All of which begs the question: would Ace, as a solo artist, ever consider recording some of his old KISS songs?

“Sure! I mean, my next album for [label] eOne Music here in The States is going to be all covers and remakes so, yeah, absolutely, I’m re-recording some KISS tracks. I believe I’m going to be doing Parasite; I’m not sure which other ones, you know, and some covers that I’ve always wanted to do that I haven’t done. So, that’s going to be a fun record. I’m going to get a lot of different guest stars to play with me on these tracks. And it’s going to be a much easier record than this last one because I don’t have to write solos, and I don’t have to write lyrics because they’re already set. So, that’s going to be another fun record for me, and I’m looking forward to that, you know, start tracking it out in between tours and what-not.”

Ace Frehley 03

Frehley goes on to say there’s other bucket-list projects he’d like to tackle sooner rather than later, as well.

“Yeah, there’s a couple of, there’s several things I want to do that I haven’t achieved yet. You know, I’ve been talking to a couple different producers about scoring films. I want to do an animation and put music to it because, you know, I’ve been dabbling in computer animation for years myself. I want to start producing other bands, you know, now that I’ve become pretty much a certified producer – the last two albums I produced myself.

“So, yeah, there’s a lot of things I want to do,” he says. “You know, probably be in another film. I’d love to be in a comedy. I’d love to be in a sci-fi movie. You know, maybe make some appearances in television shows and stuff. So, yeah, there’s a lot of things that are still on my bucket list that I haven’t achieved. I haven’t jumped out of a plane yet! [Laughing] I haven’t skydived.”

Titling the new record Space Invader ties nicely in with the ‘Space Ace’ character Frehley invented when KISS first donned outlandish makeup and costumes and started to conquer the world, and Frehley is adamant that he enjoys playing up to that character, rather than wishing he could leave it in the past.

“No, I’m proud of the character I created for KISS,” he says with gusto. “I’m proud of the makeup and all the costumes I had input on. Also, you know, I left my mark on the stage show, obviously. But, you know, I had a lot of fun playing in KISS while it lasted, and that’s part of my legacy. And the Spaceman will always be part of me because it was my creation, and just because there’s some other guy up there dressed like me, playing my solos, doesn’t take away from the fact that I created that, and I’ll always be known for that. My body of work has withstood the test of time, in between solo records and all the stuff I wrote with KISS, so I’m proud of it, and I still cherish all that stuff.”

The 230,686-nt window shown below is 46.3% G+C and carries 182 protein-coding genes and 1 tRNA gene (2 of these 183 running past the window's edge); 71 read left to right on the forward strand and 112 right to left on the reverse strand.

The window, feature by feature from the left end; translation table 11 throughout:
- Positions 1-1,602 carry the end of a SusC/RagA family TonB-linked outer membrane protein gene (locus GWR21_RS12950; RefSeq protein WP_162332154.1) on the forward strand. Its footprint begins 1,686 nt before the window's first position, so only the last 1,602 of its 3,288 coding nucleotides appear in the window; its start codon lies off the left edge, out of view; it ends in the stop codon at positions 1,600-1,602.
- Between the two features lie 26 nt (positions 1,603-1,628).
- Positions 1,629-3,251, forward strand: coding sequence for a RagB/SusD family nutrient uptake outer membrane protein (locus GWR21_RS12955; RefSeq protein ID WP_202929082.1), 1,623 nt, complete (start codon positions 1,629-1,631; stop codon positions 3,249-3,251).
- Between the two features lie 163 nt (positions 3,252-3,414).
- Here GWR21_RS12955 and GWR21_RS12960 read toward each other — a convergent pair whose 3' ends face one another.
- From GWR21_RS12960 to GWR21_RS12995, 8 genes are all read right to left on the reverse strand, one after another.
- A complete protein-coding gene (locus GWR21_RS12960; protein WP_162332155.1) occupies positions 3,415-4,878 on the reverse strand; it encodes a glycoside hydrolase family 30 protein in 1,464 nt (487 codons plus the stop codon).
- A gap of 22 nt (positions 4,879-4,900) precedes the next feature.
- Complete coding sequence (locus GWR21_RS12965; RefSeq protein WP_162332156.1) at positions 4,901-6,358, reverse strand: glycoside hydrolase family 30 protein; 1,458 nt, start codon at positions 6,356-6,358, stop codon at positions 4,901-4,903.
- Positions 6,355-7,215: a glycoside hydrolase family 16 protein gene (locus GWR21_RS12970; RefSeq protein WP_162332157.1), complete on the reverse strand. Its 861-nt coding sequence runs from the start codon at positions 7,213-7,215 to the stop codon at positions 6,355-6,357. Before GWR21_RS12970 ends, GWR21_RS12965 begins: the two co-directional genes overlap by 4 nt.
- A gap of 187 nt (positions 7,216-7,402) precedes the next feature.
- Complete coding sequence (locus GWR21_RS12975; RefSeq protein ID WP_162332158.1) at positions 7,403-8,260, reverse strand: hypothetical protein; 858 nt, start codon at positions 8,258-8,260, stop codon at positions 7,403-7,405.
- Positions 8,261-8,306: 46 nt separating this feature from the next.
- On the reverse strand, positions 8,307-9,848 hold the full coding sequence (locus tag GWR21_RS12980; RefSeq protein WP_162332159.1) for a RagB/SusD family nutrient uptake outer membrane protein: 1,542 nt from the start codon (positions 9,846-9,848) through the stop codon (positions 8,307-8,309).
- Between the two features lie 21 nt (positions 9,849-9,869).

Ace with KISS in the early days

Ace with KISS in the early days

Over the years Ace has played a wide variety of guitars, but it’s the Les Paul Gibson that he prefers above all others – he even has a signature range of them available.

“Pretty much Les Paul’s live are my choice of guitar,” Frehley affirms. “They’re pretty much, you know, the ideal rock guitar. The difference between a Les Paul and Fender is that the neck is arched. If you try to lay a Les Paul flat on a table, it’s not going to lay flat because the neck is attached to the body at about a six degree angle. And that creates tension when you tighten up the strings, and that’s what gives the Les Paul sustain. And it’s not a bolt-on neck, the neck’s glued on. And it makes more for a solid connection, and gives you better resonance. I’m pretty much a Les Paul man live. In the studio I use a variety of guitars: Fenders, and what have you. [But] even in the studio, Les Paul still rules.”

Ace’s history of substance abuse is well known, but he’s sounding as healthy as he ever has after eight years of sobriety. He also doesn’t see the point in regretting the wasted years.